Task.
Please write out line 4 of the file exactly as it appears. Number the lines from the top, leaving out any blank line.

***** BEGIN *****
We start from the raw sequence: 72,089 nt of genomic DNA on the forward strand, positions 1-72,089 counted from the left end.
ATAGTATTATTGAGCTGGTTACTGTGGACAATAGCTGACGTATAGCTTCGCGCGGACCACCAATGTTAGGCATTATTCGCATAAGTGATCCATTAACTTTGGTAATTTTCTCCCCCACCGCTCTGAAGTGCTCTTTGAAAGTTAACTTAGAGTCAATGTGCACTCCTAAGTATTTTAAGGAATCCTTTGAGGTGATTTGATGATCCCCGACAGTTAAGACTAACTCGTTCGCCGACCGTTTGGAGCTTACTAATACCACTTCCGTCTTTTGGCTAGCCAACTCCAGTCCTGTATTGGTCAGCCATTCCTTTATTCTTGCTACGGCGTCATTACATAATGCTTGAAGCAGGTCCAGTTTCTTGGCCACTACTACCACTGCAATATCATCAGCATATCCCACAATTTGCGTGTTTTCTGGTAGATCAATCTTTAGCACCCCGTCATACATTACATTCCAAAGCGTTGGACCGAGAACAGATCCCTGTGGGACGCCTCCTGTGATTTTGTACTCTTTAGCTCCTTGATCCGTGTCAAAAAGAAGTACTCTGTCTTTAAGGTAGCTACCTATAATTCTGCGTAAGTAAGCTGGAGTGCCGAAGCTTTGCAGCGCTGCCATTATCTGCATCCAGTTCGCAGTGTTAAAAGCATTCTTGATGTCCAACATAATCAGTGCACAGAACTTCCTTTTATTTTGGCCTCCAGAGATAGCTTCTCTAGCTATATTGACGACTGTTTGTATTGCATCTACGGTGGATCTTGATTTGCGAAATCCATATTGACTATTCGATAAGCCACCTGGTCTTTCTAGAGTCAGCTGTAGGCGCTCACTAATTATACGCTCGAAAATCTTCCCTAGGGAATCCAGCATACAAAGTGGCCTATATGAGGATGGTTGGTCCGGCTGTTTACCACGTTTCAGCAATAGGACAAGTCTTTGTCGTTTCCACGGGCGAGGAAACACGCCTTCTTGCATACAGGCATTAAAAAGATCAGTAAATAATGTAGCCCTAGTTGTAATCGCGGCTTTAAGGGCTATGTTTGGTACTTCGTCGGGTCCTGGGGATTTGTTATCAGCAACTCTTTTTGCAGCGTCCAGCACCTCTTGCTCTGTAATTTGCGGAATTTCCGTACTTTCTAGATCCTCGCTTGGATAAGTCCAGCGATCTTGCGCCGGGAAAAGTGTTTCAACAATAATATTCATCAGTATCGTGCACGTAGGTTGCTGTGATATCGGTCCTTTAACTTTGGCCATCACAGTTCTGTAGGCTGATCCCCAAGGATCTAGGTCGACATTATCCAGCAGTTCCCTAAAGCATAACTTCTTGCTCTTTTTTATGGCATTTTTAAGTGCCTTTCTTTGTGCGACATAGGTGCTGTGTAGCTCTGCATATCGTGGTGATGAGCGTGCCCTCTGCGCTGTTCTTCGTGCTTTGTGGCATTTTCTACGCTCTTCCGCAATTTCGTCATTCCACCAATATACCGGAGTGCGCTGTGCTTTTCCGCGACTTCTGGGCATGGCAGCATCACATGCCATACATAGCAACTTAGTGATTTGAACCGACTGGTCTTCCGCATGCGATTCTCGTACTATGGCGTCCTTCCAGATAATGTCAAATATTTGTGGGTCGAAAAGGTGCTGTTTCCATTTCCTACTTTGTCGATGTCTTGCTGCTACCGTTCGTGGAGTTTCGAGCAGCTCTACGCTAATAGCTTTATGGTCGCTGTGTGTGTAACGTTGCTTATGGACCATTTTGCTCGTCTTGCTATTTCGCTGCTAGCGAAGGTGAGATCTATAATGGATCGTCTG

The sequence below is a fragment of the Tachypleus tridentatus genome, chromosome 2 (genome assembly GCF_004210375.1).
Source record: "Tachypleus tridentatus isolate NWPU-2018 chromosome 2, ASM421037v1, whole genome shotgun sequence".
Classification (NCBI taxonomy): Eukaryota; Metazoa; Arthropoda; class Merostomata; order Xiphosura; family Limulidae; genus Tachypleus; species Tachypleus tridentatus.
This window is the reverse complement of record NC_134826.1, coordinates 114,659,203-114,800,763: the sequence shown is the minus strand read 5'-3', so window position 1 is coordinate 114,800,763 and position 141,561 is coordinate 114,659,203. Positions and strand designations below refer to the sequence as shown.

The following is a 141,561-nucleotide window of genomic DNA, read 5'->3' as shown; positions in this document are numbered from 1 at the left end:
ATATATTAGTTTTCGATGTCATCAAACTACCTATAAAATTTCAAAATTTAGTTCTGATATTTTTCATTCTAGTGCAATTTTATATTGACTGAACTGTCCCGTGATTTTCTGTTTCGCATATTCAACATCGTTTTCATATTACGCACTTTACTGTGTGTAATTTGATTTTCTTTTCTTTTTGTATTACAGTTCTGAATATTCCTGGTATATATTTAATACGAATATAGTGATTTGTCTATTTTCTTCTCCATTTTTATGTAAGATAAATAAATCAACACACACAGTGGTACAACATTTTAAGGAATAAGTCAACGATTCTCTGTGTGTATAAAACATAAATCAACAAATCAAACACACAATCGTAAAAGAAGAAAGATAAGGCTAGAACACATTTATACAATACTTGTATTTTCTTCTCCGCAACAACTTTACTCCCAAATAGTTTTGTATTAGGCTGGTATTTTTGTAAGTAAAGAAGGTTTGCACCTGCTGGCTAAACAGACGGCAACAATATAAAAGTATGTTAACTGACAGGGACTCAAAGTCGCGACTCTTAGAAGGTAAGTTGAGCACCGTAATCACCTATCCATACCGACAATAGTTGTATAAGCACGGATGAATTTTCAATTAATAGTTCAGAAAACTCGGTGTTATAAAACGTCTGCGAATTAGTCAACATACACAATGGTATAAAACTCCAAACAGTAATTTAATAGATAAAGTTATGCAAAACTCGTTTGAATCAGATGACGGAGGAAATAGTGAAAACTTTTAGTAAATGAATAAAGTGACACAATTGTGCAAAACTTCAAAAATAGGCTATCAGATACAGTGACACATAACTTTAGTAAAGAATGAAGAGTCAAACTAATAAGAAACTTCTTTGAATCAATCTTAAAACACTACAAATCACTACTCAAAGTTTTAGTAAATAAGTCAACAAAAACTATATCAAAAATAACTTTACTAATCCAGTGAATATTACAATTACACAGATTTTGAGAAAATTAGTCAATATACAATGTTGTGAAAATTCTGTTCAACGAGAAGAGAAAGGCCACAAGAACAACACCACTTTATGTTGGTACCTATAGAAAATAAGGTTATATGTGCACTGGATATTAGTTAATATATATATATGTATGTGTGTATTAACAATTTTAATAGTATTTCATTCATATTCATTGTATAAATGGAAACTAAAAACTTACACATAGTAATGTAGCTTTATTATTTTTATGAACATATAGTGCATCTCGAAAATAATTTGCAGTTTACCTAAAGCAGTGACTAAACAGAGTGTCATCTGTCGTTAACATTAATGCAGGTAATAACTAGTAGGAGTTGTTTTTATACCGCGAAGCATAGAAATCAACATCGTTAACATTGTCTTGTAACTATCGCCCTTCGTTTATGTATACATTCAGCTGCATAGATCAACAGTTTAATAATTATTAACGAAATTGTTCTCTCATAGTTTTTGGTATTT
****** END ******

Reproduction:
Source record: "Tachypleus tridentatus isolate NWPU-2018 chromosome 2, ASM421037v1, whole genome shotgun sequence".